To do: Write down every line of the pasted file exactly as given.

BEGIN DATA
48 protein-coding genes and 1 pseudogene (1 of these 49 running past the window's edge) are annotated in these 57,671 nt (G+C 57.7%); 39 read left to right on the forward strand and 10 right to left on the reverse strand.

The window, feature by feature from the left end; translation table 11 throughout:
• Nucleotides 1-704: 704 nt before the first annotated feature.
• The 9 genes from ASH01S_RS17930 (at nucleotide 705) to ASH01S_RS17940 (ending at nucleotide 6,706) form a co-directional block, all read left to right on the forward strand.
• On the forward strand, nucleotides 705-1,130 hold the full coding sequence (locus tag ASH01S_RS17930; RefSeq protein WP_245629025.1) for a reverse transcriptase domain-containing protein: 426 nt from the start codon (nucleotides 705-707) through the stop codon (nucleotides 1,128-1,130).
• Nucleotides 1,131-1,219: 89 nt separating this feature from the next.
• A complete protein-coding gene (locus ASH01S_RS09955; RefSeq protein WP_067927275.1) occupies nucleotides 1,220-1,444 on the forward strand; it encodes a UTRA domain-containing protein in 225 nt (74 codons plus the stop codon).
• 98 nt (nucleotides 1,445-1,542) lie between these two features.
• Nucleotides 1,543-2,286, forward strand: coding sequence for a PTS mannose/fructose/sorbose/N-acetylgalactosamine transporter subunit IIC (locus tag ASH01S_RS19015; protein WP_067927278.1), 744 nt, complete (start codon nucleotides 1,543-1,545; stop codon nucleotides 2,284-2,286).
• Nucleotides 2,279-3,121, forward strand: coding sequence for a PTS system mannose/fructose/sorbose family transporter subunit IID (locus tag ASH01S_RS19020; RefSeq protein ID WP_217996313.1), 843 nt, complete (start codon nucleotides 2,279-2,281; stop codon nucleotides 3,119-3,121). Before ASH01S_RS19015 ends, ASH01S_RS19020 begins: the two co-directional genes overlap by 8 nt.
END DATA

48 protein-coding genes and 1 pseudogene (1 of these 49 running past the window's edge) are annotated in these 57,671 nt (G+C 57.7%); 39 read left to right on the forward strand and 10 right to left on the reverse strand.

The window, feature by feature from the left end; translation table 11 throughout:
• Nucleotides 1-704: 704 nt before the first annotated feature.
• The 9 genes from ASH01S_RS17930 (at nucleotide 705) to ASH01S_RS17940 (ending at nucleotide 6,706) form a co-directional block, all read left to right on the forward strand.
• On the forward strand, nucleotides 705-1,130 hold the full coding sequence (locus tag ASH01S_RS17930; RefSeq protein WP_245629025.1) for a reverse transcriptase domain-containing protein: 426 nt from the start codon (nucleotides 705-707) through the stop codon (nucleotides 1,128-1,130).
• Nucleotides 1,131-1,219: 89 nt separating this feature from the next.
• A complete protein-coding gene (locus ASH01S_RS09955; RefSeq protein WP_067927275.1) occupies nucleotides 1,220-1,444 on the forward strand; it encodes a UTRA domain-containing protein in 225 nt (74 codons plus the stop codon).
• 98 nt (nucleotides 1,445-1,542) lie between these two features.
• Nucleotides 1,543-2,286, forward strand: coding sequence for a PTS mannose/fructose/sorbose/N-acetylgalactosamine transporter subunit IIC (locus tag ASH01S_RS19015; protein WP_067927278.1), 744 nt, complete (start codon nucleotides 1,543-1,545; stop codon nucleotides 2,284-2,286).
• Nucleotides 2,279-3,121, forward strand: coding sequence for a PTS system mannose/fructose/sorbose family transporter subunit IID (locus tag ASH01S_RS19020; RefSeq protein ID WP_217996313.1), 843 nt, complete (start codon nucleotides 2,279-2,281; stop codon nucleotides 3,119-3,121). Before ASH01S_RS19015 ends, ASH01S_RS19020 begins: the two co-directional genes overlap by 8 nt.